Actually, my exam number was 72-515. If you have taken the 072 exams before, you’d know that they are Microsoft Academic exams for students and a small discount is applicable with those exams. In terms of questions and qualification which will you get, there is no difference between 070 and 072 exams.

For those who don’t know what MCTS is, here is a quick overview;

MCTS Overview

The Microsoft Certified Technology Specialist (MCTS) certifications provide the foundation for Microsoft Certification. These certifications are designed to validate your skills on the features and functionality of key technologies. You can show your depth of knowledge in one specific technology, earn multiple MCTS certifications to show breadth across different products, or build on the MCTS to earn a Microsoft Certified IT Professional (MCITP) certification.

MCTS candidate profile

MCTS candidates are capable of implementing, building, troubleshooting, and debugging a particular Microsoft technology.

More information about MCTS can be found here :

When I found about these exams, I haven’t had a single hard time to figure out which direction should I go or what is the best suitable exam for me. Microsoft exams are well documented on their website and also there is a ‘Training and Learning’ section up on social Microsoft.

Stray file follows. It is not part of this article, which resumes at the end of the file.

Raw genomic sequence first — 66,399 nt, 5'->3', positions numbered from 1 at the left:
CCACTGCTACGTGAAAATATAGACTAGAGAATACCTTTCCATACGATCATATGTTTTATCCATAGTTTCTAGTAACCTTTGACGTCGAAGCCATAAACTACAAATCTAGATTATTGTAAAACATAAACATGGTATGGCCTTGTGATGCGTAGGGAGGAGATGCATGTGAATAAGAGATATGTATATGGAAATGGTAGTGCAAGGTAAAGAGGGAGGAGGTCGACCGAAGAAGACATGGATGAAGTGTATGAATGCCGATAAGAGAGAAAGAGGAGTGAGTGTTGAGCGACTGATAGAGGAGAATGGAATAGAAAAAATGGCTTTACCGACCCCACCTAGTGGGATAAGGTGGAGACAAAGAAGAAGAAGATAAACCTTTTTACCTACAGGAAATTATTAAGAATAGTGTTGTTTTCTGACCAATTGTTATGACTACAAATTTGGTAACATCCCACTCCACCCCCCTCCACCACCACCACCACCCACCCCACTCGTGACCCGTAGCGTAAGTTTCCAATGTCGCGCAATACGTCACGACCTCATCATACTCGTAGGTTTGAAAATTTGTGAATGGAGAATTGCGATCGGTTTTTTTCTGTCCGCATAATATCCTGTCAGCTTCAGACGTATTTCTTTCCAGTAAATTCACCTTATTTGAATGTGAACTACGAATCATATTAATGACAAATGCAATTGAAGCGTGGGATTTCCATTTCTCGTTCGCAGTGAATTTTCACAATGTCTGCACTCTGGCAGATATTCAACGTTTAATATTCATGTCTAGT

When you pass an MCTS exam, you will be qualified to get a certificate on the topic that you have taken the exam of. But also, MCTS exams for .Net developers are also the steps which will lead us to MCPD.

Quick Overview of MCPD

The Microsoft Certified Professional Developer (MCPD) certification validates a comprehensive set of skills that are necessary to deploy, build, optimize, and operate applications successfully by using Microsoft Visual Studio and the Microsoft .NET Framework. The MCPD certification is designed to provide hiring managers with a strong indicator of your potential job success. It requires two to three years of relevant experience and a commitment to remaining current in best practices and technologies.

More information can be found on

In order to be qualified as an MCPD on Microsoft Visual Studio 2010, three MCTS exams for Windows Developer 4 and Web Developer 4; two MCTS exams for windows azure developer are needed to be passed. In addition to those, there is going to be a MCPD requirement exam in order to complete to road which will lead you to MCPD.


Registration for those exams are not made on Microsoft websites, it can be done on Prometric Testing Services.

If you are a student and have an e-mail address through your high school or university, I encourage you to go and take a look at DreamSpark program. There is a campaign running now for Certification Exams which will give you a promotion code for one free exam.

I hope that this blog post helped you to have a better idea on Microsoft exams. Please share your thoughts or experiences by writing a comment to this post so that others can take advantage of them Smile

Useful Links

In this blog post, we will see how ClientIDMode property of Web Controls makes our lives easier. Also, we will demonstrate couple of scenarios on how it works...
@ 03-24-2011
by Tugberk Ugurlu